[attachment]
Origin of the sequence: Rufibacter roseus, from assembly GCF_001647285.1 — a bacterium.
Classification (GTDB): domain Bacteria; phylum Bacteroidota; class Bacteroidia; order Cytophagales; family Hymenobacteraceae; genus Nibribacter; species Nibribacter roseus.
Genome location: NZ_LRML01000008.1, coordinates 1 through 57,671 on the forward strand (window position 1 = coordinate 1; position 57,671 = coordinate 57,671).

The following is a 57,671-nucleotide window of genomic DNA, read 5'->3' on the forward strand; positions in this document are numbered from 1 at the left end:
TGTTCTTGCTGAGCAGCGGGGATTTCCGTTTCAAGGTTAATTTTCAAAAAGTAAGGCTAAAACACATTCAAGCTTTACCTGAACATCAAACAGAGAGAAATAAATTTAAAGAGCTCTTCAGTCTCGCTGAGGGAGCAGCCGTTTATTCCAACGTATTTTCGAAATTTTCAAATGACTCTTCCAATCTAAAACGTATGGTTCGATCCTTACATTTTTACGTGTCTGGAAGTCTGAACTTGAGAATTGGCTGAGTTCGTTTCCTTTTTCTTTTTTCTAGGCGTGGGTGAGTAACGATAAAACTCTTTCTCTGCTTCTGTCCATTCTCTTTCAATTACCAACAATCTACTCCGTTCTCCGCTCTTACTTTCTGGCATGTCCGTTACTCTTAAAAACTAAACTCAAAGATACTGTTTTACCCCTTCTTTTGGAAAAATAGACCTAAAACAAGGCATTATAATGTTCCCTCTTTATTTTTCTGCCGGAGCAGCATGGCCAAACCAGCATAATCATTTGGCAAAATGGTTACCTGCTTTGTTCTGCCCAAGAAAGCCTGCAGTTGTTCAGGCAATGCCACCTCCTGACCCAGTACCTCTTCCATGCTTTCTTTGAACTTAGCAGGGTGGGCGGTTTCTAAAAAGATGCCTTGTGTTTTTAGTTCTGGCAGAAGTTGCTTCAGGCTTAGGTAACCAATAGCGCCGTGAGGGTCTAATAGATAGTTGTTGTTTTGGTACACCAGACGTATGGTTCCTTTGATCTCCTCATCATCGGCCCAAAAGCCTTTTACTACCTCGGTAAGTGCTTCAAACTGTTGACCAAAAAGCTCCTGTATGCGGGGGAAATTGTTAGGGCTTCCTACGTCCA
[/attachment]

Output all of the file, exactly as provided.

Origin of the sequence: Rufibacter roseus, from assembly GCF_001647285.1 — a bacterium.
Classification (GTDB): domain Bacteria; phylum Bacteroidota; class Bacteroidia; order Cytophagales; family Hymenobacteraceae; genus Nibribacter; species Nibribacter roseus.
Genome location: NZ_LRML01000008.1, coordinates 1 through 57,671 on the forward strand (window position 1 = coordinate 1; position 57,671 = coordinate 57,671).

The following is a 57,671-nucleotide window of genomic DNA, read 5'->3' on the forward strand; positions in this document are numbered from 1 at the left end:
TGTTCTTGCTGAGCAGCGGGGATTTCCGTTTCAAGGTTAATTTTCAAAAAGTAAGGCTAAAACACATTCAAGCTTTACCTGAACATCAAACAGAGAGAAATAAATTTAAAGAGCTCTTCAGTCTCGCTGAGGGAGCAGCCGTTTATTCCAACGTATTTTCGAAATTTTCAAATGACTCTTCCAATCTAAAACGTATGGTTCGATCCTTACATTTTTACGTGTCTGGAAGTCTGAACTTGAGAATTGGCTGAGTTCGTTTCCTTTTTCTTTTTTCTAGGCGTGGGTGAGTAACGATAAAACTCTTTCTCTGCTTCTGTCCATTCTCTTTCAATTACCAACAATCTACTCCGTTCTCCGCTCTTACTTTCTGGCATGTCCGTTACTCTTAAAAACTAAACTCAAAGATACTGTTTTACCCCTTCTTTTGGAAAAATAGACCTAAAACAAGGCATTATAATGTTCCCTCTTTATTTTTCTGCCGGAGCAGCATGGCCAAACCAGCATAATCATTTGGCAAAATGGTTACCTGCTTTGTTCTGCCCAAGAAAGCCTGCAGTTGTTCAGGCAATGCCACCTCCTGACCCAGTACCTCTTCCATGCTTTCTTTGAACTTAGCAGGGTGGGCGGTTTCTAAAAAGATGCCTTGTGTTTTTAGTTCTGGCAGAAGTTGCTTCAGGCTTAGGTAACCAATAGCGCCGTGAGGGTCTAATAGATAGTTGTTGTTTTGGTACACCAGACGTATGGTTCCTTTGATCTCCTCATCATCGGCCCAAAAGCCTTTTACTACCTCGGTAAGTGCTTCAAACTGTTGACCAAAAAGCTCCTGTATGCGGGGGAAATTGTTAGGGCTTCCTACGTCCA